The most prevalent concern of any retiree is running out of money. To confront this fear, most retirees make the most critical mistakes with their investments. First, to seek safety in the portfolio, the retiree will change from a balanced portfolio of equities and bonds to a bond-dominant portfolio. Thinking the cash balance approach secures their cash during the contraction of the markets, the larger peril to the portfolio is the lack of participation in the expansion phase of the market cycle. In layman’s terms, the rate of return on most bonds will not be sufficient to maintain the retiree’s purchasing power during retirement. Rising costs of living expenses such as medical care, housing, food and other basic needs will preclude the portfolio from providing excess cash flow to the retiree unless the total portfolio is significant.

To resolve the concern of running out of money, we work with our clients to develop a sound investment approach that addresses inflationary pressure, periodic cash distribution requirements and market risk. One of the most effective tools to combat risk is to diversify. At the time of retirement, many of our clients will participate in an economics lesson. Albeit a short lesson, we simply ask, “how would you feel to be out of money and healthy?” This question is one that causes their face to wrinkle and the eyebrows to furrow. Typically, the answer given us is “I would not feel comfortable at all!” 

Obviously, we knew their answer but the exercise is one that makes them confront what risk truly is in their lives. So many people believe risk to be simply the loss of principal in their account. However, the greatest risk is outliving your means of support to where your longevity is not rewarded with peace and tranquility but rather anxiety. Our independent research has proven that most retirees sleep better at night knowing they will not be subjected to the need for family or state support. Independence is the reward for investing properly.

Seek out the advice of an independent financial advisor that specializes in retirement planning. You deserve a specialist for this phase of life just like your cardiovascular surgeon if you have health issues with your heart. If you have questions regarding your financial future, why not gain assurance that you are making the right decisions for your family? A visit with a Certified Financial Planner™ practitioner may give you the confidence you need to live your life in a manner you desire instead of simply existing. 

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Post-Retirement Considerations

Nursing home costs in the United States can easily top $70,000 per year! Assisted living centers may cost as much as $4,000 per month for a one-bedroom private-pay facility. We discuss these lifestyle changes as part of our planning process for retirees. It is not always a popular subject to broach with newly-retiring people because they think of it as a negative. However, as specialists in retirement planning, we believe in educating our clients about all facets of the future that they might control.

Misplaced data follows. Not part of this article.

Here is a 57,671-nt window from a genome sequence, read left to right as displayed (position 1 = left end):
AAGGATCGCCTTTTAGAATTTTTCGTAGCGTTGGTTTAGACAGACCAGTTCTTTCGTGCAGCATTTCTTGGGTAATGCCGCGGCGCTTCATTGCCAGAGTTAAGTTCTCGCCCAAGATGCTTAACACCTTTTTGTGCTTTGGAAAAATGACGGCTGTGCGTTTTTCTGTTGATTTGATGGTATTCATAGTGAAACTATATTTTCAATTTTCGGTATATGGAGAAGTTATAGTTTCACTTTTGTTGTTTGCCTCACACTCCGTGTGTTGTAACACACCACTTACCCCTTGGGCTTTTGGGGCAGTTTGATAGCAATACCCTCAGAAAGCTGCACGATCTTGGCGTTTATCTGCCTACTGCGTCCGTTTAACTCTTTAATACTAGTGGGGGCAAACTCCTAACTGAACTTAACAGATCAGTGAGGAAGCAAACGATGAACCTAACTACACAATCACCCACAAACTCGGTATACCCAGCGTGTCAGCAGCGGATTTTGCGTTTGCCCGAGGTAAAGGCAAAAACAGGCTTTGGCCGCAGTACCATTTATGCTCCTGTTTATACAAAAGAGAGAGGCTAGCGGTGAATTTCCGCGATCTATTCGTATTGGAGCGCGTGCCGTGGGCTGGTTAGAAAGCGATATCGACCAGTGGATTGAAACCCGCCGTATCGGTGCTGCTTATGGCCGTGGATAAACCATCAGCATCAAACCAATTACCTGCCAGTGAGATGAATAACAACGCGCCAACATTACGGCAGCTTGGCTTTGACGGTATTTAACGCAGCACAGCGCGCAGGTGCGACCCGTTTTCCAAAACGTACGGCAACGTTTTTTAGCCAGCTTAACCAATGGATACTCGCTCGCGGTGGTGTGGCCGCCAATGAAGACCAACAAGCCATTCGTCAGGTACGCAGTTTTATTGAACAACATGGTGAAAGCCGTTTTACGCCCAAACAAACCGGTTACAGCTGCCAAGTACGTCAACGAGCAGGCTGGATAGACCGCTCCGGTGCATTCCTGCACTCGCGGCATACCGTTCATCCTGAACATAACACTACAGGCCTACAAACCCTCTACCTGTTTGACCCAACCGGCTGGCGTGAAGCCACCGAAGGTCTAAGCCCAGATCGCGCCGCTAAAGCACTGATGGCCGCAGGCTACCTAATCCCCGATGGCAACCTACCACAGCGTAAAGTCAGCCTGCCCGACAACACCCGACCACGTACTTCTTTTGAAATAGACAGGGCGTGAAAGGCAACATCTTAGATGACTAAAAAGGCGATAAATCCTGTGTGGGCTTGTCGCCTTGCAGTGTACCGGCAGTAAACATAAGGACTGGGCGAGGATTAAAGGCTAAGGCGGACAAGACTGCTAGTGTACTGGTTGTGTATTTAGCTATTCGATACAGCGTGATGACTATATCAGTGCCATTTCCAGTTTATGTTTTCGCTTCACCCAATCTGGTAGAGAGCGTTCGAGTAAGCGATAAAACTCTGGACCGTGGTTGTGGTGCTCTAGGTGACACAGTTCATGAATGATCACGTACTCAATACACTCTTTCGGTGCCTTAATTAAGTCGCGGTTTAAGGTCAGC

Let’s think about the options and find a few methods of mitigating these possible future costs. For one, by maintaining an active lifestyle and sensible diet, one may escape these options or, at least, delay them. Many of our clients have seen the impact on their families’ and friends’ budgets from admissions to a nursing home. These facilities are of great assistance when transitioning our loved ones that experience a period of life in which continual support is warranted. 

Another option to utilizing these types of facilities is to accumulate sufficient funds that will allow you to remain in your own home with assistance provided by nurses’ aides and other medical providers. This option appeals to most of our clients that may simply have mobility issues and cannot provide for all aspects of their daily lives. We evaluate each client’s capabilities to accomplish their activities of daily living (ADL) and assist them in analyzing the impact of potential nursing care in their future financial planning budgets.

The six routine activities of daily living are: eating, bathing, getting dressed, toileting, transferring and continence. Each of us participate in these activities daily. To lose your capability to perform one of these activities may not be the deciding factor to start searching for an alternative to remaining in your home. However, when you lose the ability to conduct three or more of these activities, it is critical that the family consider nursing providers in the home of the individual or seek a nursing home.

To determine the appropriate level of support for a loved one, it is critical that the level of care replaces the daily activities that are not being performed by the individual. It may mean that you simply require an aide in your home for twelve hours per day. As the person’s abilities become more impaired, additional support and possible relocation may be needed.

One of the greatest ramifications of assigning a loved one to a nursing home is the emotional effect on the person. Too often this process is decided without input from the impaired person and the children simply need some relief from the care being required of them. Those of us deciding the fate of any person must consider the infirmed person’s wishes and desires. These decisions are some of the most difficult to make. By keeping the person informed of each step and soliciting their acceptance with the process, you may experience a better transition.

These types of decisions can have a significant impact on your retirement plans. Seek out a Certified Financial Planner™ practitioner who understands all aspects of retirement. It is too important of a decision to simply guess.